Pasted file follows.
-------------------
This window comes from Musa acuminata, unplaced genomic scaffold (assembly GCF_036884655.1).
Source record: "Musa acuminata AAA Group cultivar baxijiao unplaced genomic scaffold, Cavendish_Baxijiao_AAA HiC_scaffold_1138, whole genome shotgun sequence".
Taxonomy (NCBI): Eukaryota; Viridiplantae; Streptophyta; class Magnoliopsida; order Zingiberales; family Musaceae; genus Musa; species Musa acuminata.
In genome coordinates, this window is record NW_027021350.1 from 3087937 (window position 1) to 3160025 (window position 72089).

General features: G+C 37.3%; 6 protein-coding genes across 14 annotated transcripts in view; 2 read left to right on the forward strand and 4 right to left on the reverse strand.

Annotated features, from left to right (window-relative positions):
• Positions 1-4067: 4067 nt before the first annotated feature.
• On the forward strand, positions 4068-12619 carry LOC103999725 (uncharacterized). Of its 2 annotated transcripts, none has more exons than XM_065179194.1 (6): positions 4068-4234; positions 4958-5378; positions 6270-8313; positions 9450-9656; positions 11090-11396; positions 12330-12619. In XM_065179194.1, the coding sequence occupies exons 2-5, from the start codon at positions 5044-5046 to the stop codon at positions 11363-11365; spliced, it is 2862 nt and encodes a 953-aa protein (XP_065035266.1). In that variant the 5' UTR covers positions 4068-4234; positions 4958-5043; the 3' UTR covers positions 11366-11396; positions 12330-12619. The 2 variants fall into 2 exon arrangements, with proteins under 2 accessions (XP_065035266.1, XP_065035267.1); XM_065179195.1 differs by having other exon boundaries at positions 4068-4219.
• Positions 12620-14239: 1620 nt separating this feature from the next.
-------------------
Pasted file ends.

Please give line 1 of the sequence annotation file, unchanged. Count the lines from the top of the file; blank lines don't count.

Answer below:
This window comes from Musa acuminata, unplaced genomic scaffold (assembly GCF_036884655.1).